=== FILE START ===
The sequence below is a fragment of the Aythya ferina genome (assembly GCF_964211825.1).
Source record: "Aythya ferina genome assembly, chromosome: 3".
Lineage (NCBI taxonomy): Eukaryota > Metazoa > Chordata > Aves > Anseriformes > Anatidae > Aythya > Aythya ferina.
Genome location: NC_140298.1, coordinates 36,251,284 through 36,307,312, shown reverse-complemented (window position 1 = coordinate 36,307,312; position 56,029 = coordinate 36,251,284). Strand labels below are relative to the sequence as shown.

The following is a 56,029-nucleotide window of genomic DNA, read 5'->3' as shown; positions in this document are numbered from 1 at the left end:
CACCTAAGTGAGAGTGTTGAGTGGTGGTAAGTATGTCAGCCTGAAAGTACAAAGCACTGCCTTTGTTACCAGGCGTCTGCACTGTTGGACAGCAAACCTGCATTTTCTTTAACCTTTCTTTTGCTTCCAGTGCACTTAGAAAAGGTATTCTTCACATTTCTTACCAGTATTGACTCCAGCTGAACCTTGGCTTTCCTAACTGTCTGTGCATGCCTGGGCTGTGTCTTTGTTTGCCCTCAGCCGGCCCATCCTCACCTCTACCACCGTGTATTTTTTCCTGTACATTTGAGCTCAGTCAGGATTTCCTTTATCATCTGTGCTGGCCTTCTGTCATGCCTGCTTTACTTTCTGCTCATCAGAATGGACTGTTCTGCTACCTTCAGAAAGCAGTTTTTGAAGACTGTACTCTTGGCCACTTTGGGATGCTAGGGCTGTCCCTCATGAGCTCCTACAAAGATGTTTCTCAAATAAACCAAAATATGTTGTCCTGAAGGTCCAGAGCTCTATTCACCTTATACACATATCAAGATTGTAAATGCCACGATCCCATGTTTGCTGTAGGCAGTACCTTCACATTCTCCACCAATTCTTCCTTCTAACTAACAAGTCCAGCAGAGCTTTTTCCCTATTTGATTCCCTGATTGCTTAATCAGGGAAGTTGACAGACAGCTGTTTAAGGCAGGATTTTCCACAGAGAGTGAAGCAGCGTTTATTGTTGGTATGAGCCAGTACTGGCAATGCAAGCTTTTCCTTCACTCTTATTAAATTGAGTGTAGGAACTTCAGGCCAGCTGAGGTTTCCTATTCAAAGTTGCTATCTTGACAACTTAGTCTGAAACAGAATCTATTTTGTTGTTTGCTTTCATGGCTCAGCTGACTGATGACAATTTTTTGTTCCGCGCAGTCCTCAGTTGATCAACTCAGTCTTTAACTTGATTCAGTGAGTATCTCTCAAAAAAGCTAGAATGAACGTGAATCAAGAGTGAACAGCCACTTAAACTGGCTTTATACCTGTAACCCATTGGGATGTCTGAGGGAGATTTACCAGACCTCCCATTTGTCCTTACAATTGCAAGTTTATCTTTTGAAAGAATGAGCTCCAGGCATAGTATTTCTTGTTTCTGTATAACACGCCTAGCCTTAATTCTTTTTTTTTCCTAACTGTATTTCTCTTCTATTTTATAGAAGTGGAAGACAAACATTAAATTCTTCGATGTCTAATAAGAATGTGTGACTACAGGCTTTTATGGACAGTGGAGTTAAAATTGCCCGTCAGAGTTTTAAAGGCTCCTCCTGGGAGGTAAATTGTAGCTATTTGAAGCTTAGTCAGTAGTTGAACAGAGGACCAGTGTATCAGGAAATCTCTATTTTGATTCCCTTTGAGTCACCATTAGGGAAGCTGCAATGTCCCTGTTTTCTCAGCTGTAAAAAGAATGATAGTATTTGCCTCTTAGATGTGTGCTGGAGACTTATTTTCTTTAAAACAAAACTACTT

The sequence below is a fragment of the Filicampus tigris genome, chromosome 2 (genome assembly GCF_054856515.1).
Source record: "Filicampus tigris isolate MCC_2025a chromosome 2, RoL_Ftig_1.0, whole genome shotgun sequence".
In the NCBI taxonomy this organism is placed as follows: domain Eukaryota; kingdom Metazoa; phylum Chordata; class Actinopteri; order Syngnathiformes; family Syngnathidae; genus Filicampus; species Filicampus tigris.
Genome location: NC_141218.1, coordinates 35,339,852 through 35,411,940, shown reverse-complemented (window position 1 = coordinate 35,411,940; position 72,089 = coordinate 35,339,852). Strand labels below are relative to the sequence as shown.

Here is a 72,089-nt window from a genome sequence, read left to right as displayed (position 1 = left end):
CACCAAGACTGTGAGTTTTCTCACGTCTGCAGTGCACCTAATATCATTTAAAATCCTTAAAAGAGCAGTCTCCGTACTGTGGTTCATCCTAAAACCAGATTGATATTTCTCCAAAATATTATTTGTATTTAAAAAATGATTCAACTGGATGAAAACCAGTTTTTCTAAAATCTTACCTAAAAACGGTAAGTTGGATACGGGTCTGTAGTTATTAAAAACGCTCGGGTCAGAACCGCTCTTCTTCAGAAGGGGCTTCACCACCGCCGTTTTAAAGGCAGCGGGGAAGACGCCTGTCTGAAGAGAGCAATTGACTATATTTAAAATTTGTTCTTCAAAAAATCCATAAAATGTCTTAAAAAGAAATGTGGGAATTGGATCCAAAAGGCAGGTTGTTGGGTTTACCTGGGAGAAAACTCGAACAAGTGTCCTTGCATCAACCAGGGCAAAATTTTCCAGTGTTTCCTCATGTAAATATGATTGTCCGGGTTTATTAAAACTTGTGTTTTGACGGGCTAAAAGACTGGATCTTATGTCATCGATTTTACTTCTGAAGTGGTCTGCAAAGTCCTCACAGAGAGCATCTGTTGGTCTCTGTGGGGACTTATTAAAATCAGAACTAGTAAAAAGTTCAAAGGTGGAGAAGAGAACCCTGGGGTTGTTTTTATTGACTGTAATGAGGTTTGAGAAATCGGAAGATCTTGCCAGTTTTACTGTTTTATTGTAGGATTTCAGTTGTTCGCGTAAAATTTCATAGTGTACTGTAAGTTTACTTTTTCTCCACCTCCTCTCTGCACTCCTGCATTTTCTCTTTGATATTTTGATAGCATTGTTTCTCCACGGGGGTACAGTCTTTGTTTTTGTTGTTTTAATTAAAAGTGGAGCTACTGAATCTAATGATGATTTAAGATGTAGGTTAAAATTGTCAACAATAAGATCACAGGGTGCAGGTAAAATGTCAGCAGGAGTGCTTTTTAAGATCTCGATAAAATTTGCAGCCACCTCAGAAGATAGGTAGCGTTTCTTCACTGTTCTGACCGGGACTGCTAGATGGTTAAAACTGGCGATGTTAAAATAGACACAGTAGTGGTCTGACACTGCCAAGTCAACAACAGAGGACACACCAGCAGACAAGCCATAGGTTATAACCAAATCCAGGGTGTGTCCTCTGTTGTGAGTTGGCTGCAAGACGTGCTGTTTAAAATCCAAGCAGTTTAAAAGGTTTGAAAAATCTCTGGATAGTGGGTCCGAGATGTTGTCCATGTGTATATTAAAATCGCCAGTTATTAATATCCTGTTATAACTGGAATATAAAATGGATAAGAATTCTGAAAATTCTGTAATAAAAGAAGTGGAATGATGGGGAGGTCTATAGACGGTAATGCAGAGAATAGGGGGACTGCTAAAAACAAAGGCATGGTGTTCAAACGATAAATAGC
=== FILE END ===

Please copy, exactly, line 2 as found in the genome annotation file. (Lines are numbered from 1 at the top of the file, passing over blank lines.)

Source record: "Aythya ferina genome assembly, chromosome: 3".